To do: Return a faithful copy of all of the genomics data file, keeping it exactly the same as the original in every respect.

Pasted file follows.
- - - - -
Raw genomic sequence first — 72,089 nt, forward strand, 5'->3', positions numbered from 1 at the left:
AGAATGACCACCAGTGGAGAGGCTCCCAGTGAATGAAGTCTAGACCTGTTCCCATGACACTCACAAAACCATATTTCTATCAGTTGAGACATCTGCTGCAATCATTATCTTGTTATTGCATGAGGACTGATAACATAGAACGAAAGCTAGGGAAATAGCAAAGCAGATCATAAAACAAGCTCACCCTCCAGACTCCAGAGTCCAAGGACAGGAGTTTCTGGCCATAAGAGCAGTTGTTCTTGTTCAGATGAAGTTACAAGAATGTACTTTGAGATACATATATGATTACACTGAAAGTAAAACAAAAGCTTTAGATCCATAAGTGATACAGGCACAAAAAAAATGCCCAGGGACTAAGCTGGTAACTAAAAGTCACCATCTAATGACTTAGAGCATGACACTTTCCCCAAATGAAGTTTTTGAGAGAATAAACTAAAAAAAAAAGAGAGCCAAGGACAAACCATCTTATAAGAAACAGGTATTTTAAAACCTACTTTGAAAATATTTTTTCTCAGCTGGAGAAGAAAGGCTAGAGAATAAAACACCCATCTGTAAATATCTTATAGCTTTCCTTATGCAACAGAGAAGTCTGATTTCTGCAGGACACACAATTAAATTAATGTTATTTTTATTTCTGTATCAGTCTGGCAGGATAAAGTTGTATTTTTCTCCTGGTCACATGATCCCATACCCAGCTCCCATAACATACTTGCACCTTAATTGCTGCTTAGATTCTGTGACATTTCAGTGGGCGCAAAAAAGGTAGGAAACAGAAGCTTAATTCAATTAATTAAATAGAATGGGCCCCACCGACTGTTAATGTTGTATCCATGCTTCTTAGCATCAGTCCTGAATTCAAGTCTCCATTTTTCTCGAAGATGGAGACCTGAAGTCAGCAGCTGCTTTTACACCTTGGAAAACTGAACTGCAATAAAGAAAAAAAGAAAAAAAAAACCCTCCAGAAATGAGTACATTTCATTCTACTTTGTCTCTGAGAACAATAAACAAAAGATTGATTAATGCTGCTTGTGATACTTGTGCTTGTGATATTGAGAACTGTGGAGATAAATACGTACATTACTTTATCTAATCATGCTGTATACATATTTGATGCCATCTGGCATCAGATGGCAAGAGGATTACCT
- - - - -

Raw genomic sequence first — 72,089 nt, forward strand, 5'->3', positions numbered from 1 at the left:
AGAATGACCACCAGTGGAGAGGCTCCCAGTGAATGAAGTCTAGACCTGTTCCCATGACACTCACAAAACCATATTTCTATCAGTTGAGACATCTGCTGCAATCATTATCTTGTTATTGCATGAGGACTGATAACATAGAACGAAAGCTAGGGAAATAGCAAAGCAGATCATAAAACAAGCTCACCCTCCAGACTCCAGAGTCCAAGGACAGGAGTTTCTGGCCATAAGAGCAGTTGTTCTTGTTCAGATGAAGTTACAAGAATGTACTTTGAGATACATATATGATTACACTGAAAGTAAAACAAAAGCTTTAGATCCATAAGTGATACAGGCACAAAAAAAATGCCCAGGGACTAAGCTGGTAACTAAAAGTCACCATCTAATGACTTAGAGCATGACACTTTCCCCAAATGAAGTTTTTGAGAGAATAAACTAAAAAAAAAAGAGAGCCAAGGACAAACCATCTTATAAGAAACAGGTATTTTAAAACCTACTTTGAAAATATTTTTTCTCAGCTGGAGAAGAAAGGCTAGAGAATAAAACACCCATCTGTAAATATCTTATAGCTTTCCTTATGCAACAGAGAAGTCTGATTTCTGCAGGACACACAATTAAATTAATGTTATTTTTATTTCTGTATCAGTCTGGCAGGATAAAGTTGTATTTTTCTCCTGGTCACATGATCCCATACCCAGCTCCCATAACATACTTGCACCTTAATTGCTGCTTAGATTCTGTGACATTTCAGTGGGCGCAAAAAAGGTAGGAAACAGAAGCTTAATTCAATTAATTAAATAGAATGGGCCCCACCGACTGTTAATGTTGTATCCATGCTTCTTAGCATCAGTCCTGAATTCAAGTCTCCATTTTTCTCGAAGATGGAGACCTGAAGTCAGCAGCTGCTTTTACACCTTGGAAAACTGAACTGCAATAAAGAAAAAAAGAAAAAAAAAACCCTCCAGAAATGAGTACATTTCATTCTACTTTGTCTCTGAGAACAATAAACAAAAGATTGATTAATGCTGCTTGTGATACTTGTGCTTGTGATATTGAGAACTGTGGAGATAAATACGTACATTACTTTATCTAATCATGCTGTATACATATTTGATGCCATCTGGCATCAGATGGCAAGAGGATTACCT